Since AbundanceBin employs a unique feature—species abundance levels—to achieve binning of reads, it can be used to assist other tools to analyze metagenomic datasets. To demonstrate this usage, we combine the power of AbundanceBin and MetaCluster to separate datasets with species abundance differences. We apply this methodology on the synthetic and the real AMD dataset, and the results are satisfactory: the error rates of this combined approach are much lower than those of MetaCluster for both tests. These results confirm our hypothesis that, by separating the whole dataset into several sub-datasets, each containing reads with similar abundance level, the composition-based approach can be applied to each sub-dataset, without being influenced by the differences in abundance levels. We will test different strategies for determining the number of bins for MetaCluster, by either using phylogenetic marker genes for assessing the total number of species as in Chatterji et al. (2008), or testing different clustering algorithms that can automatically determine the total number of clusters (Teeling et al., 2004; Woyke et al., 2006; Chatterji et al., 2008; Diaz et al., 2009; Yang et al., 2010). Our tests show that by integrating different information, we may improve binning accuracy. But binning problem for very short reads (e.g., of 75 bp) is still an extremely difficult problem to solve. We also expect that applying AbundanceBin to separate reads into bins of different abundances (coverages), prior to the assembly of metagenomic sequences, will improve the quality of genome assembly.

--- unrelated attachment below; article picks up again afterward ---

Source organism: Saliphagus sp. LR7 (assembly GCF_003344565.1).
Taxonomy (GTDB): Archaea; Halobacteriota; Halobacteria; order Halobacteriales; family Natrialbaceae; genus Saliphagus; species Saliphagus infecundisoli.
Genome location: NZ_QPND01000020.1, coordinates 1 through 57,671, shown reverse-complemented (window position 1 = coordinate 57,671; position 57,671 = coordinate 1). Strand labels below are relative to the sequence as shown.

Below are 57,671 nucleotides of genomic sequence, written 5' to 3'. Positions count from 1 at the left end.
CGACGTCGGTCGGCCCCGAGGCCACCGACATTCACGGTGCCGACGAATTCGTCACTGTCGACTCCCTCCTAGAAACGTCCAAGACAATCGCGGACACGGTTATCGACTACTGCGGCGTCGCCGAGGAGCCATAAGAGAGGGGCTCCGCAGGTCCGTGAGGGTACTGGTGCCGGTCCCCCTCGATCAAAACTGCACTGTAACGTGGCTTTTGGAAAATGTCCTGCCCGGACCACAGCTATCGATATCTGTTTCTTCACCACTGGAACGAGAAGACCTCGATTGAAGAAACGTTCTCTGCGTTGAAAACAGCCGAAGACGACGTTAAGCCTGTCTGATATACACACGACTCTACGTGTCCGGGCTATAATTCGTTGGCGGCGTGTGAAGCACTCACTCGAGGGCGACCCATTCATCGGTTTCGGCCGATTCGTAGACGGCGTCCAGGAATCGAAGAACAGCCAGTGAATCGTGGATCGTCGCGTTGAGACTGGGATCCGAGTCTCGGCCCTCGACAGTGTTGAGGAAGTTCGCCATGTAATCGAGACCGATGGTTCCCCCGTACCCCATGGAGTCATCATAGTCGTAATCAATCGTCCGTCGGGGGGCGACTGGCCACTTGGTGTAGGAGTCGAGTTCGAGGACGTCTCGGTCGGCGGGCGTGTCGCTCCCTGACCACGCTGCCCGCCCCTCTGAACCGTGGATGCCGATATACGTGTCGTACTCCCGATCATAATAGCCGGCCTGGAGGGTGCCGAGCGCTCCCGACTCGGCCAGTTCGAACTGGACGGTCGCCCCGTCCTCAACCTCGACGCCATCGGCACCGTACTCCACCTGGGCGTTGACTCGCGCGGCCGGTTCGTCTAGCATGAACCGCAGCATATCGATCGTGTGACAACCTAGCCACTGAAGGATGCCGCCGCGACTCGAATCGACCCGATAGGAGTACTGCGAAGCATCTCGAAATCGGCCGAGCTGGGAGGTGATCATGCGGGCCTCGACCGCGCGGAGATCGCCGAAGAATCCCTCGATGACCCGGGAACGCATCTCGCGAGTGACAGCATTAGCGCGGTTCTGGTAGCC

Supplementary Material

Supplemental data:


We thank Dr. Haixu Tang for helpful discussions and Dr. Thomas G. Doak for reading the manuscript. This research was supported by NIH grant 1R01HG004908-02 and NSF CAREER award DBI-084568.

Disclosure Statement

No competing financial interests exist.